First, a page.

September, 2006 | Issue 8
Current law provides for heavy penalties for taxpayers who “substantially” or “grossly” misstate the value of property given in a charitable donation or reported in a gift or estate tax return. There’s a 20% penalty for a substantial valuation misstatement and a 40% penalty for a gross misstatement.
The Pension Protection Act of 2006, signed August 17, 2006, tightens up the definitions of “substantial” and “gross” for purposes of determining whether these penalties apply. Under the new law, for income tax purposes, if you overstate the property’s value by 200% or more (instead of 400% as before), you have committed a gross misstatement. For estate and gift tax purposes (where people are tempted to understate values) a reported value of 65% or less of correct value is a substantial misstatement (the old limit was 50%) and a reported value 40% or less of correct value (rather than 25%), is a gross misstatement.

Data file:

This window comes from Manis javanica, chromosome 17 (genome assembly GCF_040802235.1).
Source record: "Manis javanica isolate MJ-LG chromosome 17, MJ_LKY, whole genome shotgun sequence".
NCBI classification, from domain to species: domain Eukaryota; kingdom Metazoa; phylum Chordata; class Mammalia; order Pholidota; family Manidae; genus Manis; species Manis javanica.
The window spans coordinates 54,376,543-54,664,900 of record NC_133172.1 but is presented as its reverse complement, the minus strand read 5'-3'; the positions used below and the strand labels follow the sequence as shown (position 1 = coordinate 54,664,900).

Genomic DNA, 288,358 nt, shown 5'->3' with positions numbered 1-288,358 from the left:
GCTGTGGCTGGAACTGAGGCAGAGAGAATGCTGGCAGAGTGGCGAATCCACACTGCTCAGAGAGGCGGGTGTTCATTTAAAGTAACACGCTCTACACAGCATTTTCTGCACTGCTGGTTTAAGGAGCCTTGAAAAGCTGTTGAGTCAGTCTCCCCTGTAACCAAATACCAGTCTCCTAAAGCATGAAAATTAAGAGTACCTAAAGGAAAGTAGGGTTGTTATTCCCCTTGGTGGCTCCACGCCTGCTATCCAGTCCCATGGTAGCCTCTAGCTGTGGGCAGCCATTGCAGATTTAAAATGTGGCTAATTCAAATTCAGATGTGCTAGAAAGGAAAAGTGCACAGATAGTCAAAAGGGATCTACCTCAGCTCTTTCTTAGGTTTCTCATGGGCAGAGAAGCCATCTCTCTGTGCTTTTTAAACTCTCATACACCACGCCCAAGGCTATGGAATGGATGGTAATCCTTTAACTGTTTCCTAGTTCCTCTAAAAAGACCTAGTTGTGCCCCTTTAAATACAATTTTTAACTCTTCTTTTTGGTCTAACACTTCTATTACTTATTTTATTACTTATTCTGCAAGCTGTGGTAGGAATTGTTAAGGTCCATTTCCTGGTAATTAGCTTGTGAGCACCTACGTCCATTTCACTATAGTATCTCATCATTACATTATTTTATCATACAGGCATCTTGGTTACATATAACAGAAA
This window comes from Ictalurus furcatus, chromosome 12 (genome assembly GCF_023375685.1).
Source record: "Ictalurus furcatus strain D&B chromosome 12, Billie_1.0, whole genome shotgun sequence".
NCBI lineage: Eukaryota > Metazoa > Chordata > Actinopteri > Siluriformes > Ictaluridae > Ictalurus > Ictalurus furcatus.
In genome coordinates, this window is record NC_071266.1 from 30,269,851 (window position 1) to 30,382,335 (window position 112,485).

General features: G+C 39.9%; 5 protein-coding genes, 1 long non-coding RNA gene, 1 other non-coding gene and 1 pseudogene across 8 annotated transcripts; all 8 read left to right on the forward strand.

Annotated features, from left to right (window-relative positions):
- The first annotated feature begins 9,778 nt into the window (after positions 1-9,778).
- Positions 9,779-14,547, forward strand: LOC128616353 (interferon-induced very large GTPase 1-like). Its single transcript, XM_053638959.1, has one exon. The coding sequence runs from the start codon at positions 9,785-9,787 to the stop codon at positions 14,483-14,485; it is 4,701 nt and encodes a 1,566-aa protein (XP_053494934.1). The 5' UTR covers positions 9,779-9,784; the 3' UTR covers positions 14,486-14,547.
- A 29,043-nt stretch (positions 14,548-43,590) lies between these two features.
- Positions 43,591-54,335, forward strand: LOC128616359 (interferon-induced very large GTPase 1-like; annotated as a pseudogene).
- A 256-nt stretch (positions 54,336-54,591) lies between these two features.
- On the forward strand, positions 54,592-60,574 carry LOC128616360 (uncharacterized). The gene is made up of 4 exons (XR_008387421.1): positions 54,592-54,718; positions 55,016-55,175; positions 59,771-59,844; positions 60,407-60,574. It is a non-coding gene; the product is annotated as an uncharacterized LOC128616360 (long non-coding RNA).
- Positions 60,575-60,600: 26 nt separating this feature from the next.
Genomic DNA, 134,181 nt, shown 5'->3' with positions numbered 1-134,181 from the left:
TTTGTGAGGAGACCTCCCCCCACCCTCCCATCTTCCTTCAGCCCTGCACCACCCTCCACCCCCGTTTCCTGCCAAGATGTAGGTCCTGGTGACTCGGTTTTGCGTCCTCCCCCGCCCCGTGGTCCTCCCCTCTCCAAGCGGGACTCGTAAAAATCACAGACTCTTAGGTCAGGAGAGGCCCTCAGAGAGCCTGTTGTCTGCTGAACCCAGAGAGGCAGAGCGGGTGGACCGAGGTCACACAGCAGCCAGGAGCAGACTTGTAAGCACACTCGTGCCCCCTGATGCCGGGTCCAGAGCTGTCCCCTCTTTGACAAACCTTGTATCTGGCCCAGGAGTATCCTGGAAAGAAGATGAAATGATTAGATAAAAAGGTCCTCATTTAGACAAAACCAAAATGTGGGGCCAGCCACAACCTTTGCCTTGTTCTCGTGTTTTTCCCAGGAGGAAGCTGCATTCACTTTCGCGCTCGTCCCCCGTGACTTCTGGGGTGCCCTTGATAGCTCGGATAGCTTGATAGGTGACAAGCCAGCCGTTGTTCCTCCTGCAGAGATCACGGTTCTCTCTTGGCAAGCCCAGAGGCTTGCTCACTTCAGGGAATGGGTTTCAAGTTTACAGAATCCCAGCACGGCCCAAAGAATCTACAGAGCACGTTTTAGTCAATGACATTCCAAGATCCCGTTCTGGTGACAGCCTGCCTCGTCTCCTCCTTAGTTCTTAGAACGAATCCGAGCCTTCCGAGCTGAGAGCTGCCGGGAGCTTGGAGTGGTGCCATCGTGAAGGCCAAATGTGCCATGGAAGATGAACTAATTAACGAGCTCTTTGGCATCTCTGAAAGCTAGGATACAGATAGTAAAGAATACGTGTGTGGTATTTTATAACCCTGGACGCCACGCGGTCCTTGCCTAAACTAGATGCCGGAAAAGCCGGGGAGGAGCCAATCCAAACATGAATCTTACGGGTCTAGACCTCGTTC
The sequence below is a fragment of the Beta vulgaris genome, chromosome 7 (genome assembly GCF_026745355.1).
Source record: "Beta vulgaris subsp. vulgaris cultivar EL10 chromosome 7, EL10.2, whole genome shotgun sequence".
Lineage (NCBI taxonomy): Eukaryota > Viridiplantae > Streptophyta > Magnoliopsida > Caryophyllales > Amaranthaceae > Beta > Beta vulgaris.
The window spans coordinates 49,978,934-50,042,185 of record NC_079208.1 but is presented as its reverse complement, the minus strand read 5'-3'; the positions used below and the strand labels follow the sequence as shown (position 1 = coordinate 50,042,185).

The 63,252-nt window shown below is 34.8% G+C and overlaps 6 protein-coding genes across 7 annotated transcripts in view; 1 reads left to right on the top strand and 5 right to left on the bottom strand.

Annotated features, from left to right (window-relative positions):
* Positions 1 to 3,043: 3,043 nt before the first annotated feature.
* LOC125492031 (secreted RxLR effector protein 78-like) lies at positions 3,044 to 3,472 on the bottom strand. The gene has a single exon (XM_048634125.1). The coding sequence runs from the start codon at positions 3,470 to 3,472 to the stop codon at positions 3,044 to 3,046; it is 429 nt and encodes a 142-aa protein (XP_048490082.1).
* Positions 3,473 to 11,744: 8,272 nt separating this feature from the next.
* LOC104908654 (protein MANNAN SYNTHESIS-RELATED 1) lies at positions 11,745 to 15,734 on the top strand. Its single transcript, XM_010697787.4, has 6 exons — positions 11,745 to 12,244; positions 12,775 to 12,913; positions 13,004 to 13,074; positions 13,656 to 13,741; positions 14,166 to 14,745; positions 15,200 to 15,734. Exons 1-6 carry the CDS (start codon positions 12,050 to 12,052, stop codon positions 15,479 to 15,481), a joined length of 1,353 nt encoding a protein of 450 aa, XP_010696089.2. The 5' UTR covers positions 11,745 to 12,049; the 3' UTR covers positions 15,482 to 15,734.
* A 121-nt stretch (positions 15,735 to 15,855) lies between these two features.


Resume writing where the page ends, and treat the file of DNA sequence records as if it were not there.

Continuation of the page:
Good Appraisals are Important
These changes take effect for returns filed and appraisals submitted after August 17, 2006. Need it be said that it is more important than ever that taxpayers employ experienced and competent appraisers to help them to accurately determine these values.